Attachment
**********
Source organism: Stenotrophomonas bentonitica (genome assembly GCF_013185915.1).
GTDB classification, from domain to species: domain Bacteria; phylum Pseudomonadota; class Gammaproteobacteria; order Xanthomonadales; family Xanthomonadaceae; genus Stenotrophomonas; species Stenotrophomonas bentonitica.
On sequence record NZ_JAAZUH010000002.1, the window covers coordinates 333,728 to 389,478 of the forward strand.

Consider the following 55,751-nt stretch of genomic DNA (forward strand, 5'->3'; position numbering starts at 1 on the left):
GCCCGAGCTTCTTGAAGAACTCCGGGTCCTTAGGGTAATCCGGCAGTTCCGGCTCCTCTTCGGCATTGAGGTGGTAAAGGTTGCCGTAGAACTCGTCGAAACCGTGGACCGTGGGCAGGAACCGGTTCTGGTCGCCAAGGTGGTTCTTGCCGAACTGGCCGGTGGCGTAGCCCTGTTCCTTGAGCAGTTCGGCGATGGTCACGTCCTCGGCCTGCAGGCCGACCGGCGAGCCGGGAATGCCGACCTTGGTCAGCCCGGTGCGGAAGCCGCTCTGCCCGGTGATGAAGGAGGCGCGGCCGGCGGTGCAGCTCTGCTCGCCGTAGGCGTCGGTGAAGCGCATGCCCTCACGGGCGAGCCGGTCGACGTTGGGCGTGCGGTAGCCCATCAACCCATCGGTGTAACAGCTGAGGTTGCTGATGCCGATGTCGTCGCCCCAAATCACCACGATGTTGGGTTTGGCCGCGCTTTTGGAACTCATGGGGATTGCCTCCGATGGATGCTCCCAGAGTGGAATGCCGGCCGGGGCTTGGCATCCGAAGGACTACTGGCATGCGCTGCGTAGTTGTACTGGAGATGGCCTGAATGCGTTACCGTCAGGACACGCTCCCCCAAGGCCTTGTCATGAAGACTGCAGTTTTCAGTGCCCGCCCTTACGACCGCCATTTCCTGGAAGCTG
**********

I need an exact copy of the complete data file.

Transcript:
Source organism: Stenotrophomonas bentonitica (genome assembly GCF_013185915.1).
GTDB classification, from domain to species: domain Bacteria; phylum Pseudomonadota; class Gammaproteobacteria; order Xanthomonadales; family Xanthomonadaceae; genus Stenotrophomonas; species Stenotrophomonas bentonitica.
On sequence record NZ_JAAZUH010000002.1, the window covers coordinates 333,728 to 389,478 of the forward strand.

Consider the following 55,751-nt stretch of genomic DNA (forward strand, 5'->3'; position numbering starts at 1 on the left):
GCCCGAGCTTCTTGAAGAACTCCGGGTCCTTAGGGTAATCCGGCAGTTCCGGCTCCTCTTCGGCATTGAGGTGGTAAAGGTTGCCGTAGAACTCGTCGAAACCGTGGACCGTGGGCAGGAACCGGTTCTGGTCGCCAAGGTGGTTCTTGCCGAACTGGCCGGTGGCGTAGCCCTGTTCCTTGAGCAGTTCGGCGATGGTCACGTCCTCGGCCTGCAGGCCGACCGGCGAGCCGGGAATGCCGACCTTGGTCAGCCCGGTGCGGAAGCCGCTCTGCCCGGTGATGAAGGAGGCGCGGCCGGCGGTGCAGCTCTGCTCGCCGTAGGCGTCGGTGAAGCGCATGCCCTCACGGGCGAGCCGGTCGACGTTGGGCGTGCGGTAGCCCATCAACCCATCGGTGTAACAGCTGAGGTTGCTGATGCCGATGTCGTCGCCCCAAATCACCACGATGTTGGGTTTGGCCGCGCTTTTGGAACTCATGGGGATTGCCTCCGATGGATGCTCCCAGAGTGGAATGCCGGCCGGGGCTTGGCATCCGAAGGACTACTGGCATGCGCTGCGTAGTTGTACTGGAGATGGCCTGAATGCGTTACCGTCAGGACACGCTCCCCCAAGGCCTTGTCATGAAGACTGCAGTTTTCAGTGCCCGCCCTTACGACCGCCATTTCCTGGAAGCTG